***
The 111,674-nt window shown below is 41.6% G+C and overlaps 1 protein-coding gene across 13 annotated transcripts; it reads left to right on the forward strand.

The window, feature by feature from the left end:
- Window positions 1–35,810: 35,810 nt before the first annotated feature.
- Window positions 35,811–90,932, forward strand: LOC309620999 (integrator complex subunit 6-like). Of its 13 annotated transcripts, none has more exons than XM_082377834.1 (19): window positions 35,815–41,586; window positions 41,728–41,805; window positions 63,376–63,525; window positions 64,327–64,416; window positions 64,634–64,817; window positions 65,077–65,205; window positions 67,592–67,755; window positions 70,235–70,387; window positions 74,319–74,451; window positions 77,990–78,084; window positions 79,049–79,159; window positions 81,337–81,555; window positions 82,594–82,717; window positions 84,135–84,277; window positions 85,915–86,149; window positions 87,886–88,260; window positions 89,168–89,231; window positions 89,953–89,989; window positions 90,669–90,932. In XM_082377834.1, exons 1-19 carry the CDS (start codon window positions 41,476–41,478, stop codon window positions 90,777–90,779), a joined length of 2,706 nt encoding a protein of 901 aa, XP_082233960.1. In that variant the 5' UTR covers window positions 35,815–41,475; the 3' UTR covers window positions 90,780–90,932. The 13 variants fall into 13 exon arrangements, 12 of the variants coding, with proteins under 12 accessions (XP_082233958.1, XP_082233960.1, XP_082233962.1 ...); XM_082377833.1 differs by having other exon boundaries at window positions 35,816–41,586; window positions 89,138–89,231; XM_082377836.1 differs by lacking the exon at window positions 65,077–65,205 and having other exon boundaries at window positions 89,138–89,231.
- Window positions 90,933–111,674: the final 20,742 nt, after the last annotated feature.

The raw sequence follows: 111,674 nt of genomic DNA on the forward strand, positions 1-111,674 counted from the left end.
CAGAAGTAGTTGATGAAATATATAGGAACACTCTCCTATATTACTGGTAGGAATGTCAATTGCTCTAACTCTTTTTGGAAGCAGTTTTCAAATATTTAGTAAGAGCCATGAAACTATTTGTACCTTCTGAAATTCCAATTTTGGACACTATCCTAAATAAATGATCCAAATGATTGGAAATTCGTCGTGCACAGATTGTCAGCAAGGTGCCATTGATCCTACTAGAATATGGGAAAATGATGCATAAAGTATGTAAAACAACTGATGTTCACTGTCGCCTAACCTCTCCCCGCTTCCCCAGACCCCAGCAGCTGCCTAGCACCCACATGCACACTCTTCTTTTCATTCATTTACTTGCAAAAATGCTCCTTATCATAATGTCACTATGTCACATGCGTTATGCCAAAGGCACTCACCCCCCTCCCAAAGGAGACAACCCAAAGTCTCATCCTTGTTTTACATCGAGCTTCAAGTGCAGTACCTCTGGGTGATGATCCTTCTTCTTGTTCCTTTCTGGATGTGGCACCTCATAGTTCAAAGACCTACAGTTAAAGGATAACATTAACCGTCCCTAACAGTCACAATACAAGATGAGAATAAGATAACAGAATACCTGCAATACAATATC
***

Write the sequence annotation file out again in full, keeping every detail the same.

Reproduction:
The 111,674-nt window shown below is 41.6% G+C and overlaps 1 protein-coding gene across 13 annotated transcripts; it reads left to right on the forward strand.

The window, feature by feature from the left end:
- Window positions 1–35,810: 35,810 nt before the first annotated feature.
- Window positions 35,811–90,932, forward strand: LOC309620999 (integrator complex subunit 6-like). Of its 13 annotated transcripts, none has more exons than XM_082377834.1 (19): window positions 35,815–41,586; window positions 41,728–41,805; window positions 63,376–63,525; window positions 64,327–64,416; window positions 64,634–64,817; window positions 65,077–65,205; window positions 67,592–67,755; window positions 70,235–70,387; window positions 74,319–74,451; window positions 77,990–78,084; window positions 79,049–79,159; window positions 81,337–81,555; window positions 82,594–82,717; window positions 84,135–84,277; window positions 85,915–86,149; window positions 87,886–88,260; window positions 89,168–89,231; window positions 89,953–89,989; window positions 90,669–90,932. In XM_082377834.1, exons 1-19 carry the CDS (start codon window positions 41,476–41,478, stop codon window positions 90,777–90,779), a joined length of 2,706 nt encoding a protein of 901 aa, XP_082233960.1. In that variant the 5' UTR covers window positions 35,815–41,475; the 3' UTR covers window positions 90,780–90,932. The 13 variants fall into 13 exon arrangements, 12 of the variants coding, with proteins under 12 accessions (XP_082233958.1, XP_082233960.1, XP_082233962.1 ...); XM_082377833.1 differs by having other exon boundaries at window positions 35,816–41,586; window positions 89,138–89,231; XM_082377836.1 differs by lacking the exon at window positions 65,077–65,205 and having other exon boundaries at window positions 89,138–89,231.
- Window positions 90,933–111,674: the final 20,742 nt, after the last annotated feature.

The raw sequence follows: 111,674 nt of genomic DNA on the forward strand, positions 1-111,674 counted from the left end.
CAGAAGTAGTTGATGAAATATATAGGAACACTCTCCTATATTACTGGTAGGAATGTCAATTGCTCTAACTCTTTTTGGAAGCAGTTTTCAAATATTTAGTAAGAGCCATGAAACTATTTGTACCTTCTGAAATTCCAATTTTGGACACTATCCTAAATAAATGATCCAAATGATTGGAAATTCGTCGTGCACAGATTGTCAGCAAGGTGCCATTGATCCTACTAGAATATGGGAAAATGATGCATAAAGTATGTAAAACAACTGATGTTCACTGTCGCCTAACCTCTCCCCGCTTCCCCAGACCCCAGCAGCTGCCTAGCACCCACATGCACACTCTTCTTTTCATTCATTTACTTGCAAAAATGCTCCTTATCATAATGTCACTATGTCACATGCGTTATGCCAAAGGCACTCACCCCCCTCCCAAAGGAGACAACCCAAAGTCTCATCCTTGTTTTACATCGAGCTTCAAGTGCAGTACCTCTGGGTGATGATCCTTCTTCTTGTTCCTTTCTGGATGTGGCACCTCATAGTTCAAAGACCTACAGTTAAAGGATAACATTAACCGTCCCTAACAGTCACAATACAAGATGAGAATAAGATAACAGAATACCTGCAATACAATATC